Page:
O’Brien (20), champion-jockey for the first time last year, equalled Kinane’s 1993 total of 115 winners when Sardinia, trained by his father Aidan, made all to land the October Maiden emphatically from Waaheb.
He broke the record on the appropriately named Marvellous, which made a successful debut in the Irish Stallion Farms 2-Y-0 Fillies Maiden, and, for good measure, rounded off a memorable day when partnering the Denis Cullen-trained Dysios to victory in the first division of the Meath Handicap.
O’Brien has come a long way in a short time. Having chased the apprentice championship in 2010, he won that title outright a year later before being crowned champion-jockey last year. And, now, he is set to post a remarkable new record, with 117 winners already in the bag.
A typically modest Joseph commented, after his record-breaking win on Marvellous: “I’m very lucky to be riding some very nice horses. And a big thanks goes to all the owners and trainers who have supported me.”
Similarly, Aidan said: “I’m delighted for Joseph - it isn’t easy form him, riding at a minimum of nine stone. But he’s doing well and we’re very lucky to be in the position we’re in. A big thank you to everyone involved.”
Third on his debut in Roscommon and wearing blinkers for the first time, 7/4 favourite Sardinia, a half-brother to the classy Alexandrova, made every yard of the running to beat Waaheb by six lengths in the October Maiden, prompting his trainer to explain: “He was very green and the track was too sharp for him in Roscommon. He’s still a baby but should develop into a solid, staying horse. He’s in the Horses-in-Training Sales, but I’m not sure what the plan is with him.”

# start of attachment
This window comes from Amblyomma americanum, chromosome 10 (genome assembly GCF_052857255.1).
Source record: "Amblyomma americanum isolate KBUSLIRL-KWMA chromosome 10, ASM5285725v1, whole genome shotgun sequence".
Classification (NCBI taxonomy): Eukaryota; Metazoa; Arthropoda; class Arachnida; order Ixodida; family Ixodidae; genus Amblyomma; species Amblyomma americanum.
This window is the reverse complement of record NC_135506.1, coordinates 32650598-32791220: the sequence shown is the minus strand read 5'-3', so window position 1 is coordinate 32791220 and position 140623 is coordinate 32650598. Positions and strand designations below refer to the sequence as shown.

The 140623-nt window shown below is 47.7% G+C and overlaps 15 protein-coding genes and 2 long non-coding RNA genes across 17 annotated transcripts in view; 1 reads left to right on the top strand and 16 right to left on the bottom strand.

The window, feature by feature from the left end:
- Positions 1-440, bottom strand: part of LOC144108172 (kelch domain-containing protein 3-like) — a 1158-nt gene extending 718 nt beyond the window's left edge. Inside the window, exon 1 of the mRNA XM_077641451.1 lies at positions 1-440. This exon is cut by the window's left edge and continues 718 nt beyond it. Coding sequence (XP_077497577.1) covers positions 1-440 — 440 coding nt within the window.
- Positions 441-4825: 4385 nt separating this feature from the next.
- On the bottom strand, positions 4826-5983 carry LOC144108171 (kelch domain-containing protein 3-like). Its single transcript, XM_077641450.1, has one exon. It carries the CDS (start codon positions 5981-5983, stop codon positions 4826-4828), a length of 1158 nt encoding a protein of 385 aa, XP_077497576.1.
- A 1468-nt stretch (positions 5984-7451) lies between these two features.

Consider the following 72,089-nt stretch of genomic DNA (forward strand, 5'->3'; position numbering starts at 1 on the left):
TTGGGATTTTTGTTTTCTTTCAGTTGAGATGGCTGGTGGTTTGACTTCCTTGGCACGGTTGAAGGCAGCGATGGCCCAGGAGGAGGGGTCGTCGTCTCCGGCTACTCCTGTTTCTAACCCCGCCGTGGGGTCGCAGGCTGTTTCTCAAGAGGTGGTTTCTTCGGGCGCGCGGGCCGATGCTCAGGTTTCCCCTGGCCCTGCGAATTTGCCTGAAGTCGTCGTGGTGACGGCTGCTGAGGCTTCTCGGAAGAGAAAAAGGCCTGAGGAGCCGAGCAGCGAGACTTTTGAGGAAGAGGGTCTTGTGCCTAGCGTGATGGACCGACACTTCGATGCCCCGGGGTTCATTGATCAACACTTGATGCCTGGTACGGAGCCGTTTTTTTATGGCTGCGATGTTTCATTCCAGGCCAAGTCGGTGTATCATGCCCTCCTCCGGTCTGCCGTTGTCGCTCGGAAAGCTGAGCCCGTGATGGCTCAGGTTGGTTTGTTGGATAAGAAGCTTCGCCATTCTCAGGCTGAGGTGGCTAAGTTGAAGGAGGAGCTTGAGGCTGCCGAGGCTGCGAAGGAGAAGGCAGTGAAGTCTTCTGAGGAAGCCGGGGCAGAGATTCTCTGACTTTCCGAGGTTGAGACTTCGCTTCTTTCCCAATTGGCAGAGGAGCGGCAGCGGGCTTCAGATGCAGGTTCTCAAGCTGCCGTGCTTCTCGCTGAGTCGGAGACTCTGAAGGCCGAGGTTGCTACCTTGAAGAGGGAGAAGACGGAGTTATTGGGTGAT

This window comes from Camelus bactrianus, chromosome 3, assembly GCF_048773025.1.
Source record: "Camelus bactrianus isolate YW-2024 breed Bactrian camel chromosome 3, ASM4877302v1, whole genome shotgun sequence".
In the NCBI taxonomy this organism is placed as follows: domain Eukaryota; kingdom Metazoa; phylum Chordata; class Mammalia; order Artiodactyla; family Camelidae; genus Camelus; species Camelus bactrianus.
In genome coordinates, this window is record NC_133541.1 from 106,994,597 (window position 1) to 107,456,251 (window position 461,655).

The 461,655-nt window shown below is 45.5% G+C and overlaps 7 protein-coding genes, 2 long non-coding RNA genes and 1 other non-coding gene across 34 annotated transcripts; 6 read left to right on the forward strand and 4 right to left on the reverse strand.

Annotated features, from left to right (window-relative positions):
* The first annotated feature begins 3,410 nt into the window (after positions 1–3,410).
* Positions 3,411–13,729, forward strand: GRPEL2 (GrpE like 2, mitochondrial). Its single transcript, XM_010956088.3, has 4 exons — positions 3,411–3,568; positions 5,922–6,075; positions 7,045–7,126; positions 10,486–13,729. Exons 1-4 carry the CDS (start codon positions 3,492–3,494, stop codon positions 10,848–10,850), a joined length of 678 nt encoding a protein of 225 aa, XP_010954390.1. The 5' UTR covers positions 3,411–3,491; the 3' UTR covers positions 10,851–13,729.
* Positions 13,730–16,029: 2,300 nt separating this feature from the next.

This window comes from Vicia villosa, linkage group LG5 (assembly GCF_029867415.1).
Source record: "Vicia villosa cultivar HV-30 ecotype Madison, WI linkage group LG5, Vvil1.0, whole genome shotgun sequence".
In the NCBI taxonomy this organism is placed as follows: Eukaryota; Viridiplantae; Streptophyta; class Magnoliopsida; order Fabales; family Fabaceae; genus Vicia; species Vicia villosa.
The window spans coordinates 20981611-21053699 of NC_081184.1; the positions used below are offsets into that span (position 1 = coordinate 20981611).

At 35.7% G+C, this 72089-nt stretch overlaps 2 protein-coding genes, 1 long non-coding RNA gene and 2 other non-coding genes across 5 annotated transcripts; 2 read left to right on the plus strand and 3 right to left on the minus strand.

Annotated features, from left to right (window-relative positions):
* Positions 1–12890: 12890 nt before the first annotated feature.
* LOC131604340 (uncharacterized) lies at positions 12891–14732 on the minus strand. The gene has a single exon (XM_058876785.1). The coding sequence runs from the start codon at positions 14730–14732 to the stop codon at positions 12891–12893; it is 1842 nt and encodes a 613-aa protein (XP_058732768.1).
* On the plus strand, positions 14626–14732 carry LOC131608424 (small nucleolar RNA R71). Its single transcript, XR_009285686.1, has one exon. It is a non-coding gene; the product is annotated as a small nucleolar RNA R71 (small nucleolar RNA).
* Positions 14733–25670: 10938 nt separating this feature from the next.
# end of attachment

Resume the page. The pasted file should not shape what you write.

Marvellous, a Galileo filly out of a sister to Giant’s Causeway, got the better of well-regarded fellow debutante I’m Yours by a half-length in the Irish Stallion farms 2-Y-0 Fillies Maiden.
And her trainer stated: “I thought she was too green to win first time, but she kept coming forward and came up the hill well. She looks a nice prospect.”
Belisarius, unlucky on his debut in Gowran Park, started a red-hot 4/9 favourite to provide the O’Briens with further success in the Irish Stallion farms 2-Y-0 Maiden but, scrubbed along early in the straight, he never looked likely to deliver, staying on late to get within a length of the John Oxx-trained newcomer Ebasani, an Aga Khan-owned Manduro colt, ridden by Declan McDonogh.
The winning trainer, who is at the Sales in Newmarket, was represented by assistant Jim O’Neill, who said: “He’s been going nicely at home but wasn’t fully wound-up. He’s apromising horse, with a good attitude, a real three-year-old. And Declan said he’d be much happier on better ground. He’s one for next year.”
Like Aidan O'Brien, Andy Oliver saddled a double, initiated when four-year-old Shipyard, ridden by Gary Carroll, got up on the line to pip Great Minds by a nose in the five-furlong Kells Maiden.
And Oliver commented: “He’s a big, improving horse that needs a galloping track and everything worked out well,” after Chris Hayes partnered Listowel winner Stony Grey to a gutsy win over favourite Zip Wire in the second division of the Meath Handicap.
“Chris gave him a great ride and, hopefully, there’s more to come from him,” added Oliver.
On a day which yielded three winners and two seconds, Joseph O’Brien was seen at his strongest, in defeat, on board runner-up Deep Speed, in the concluding maiden. But his mount was unable to get on terms with the Jim Bolger-trained Tonabrocky, which made most of the running under an enterprising ride by Kevin Manning, who admitted: “He was due one and stuck at it well.”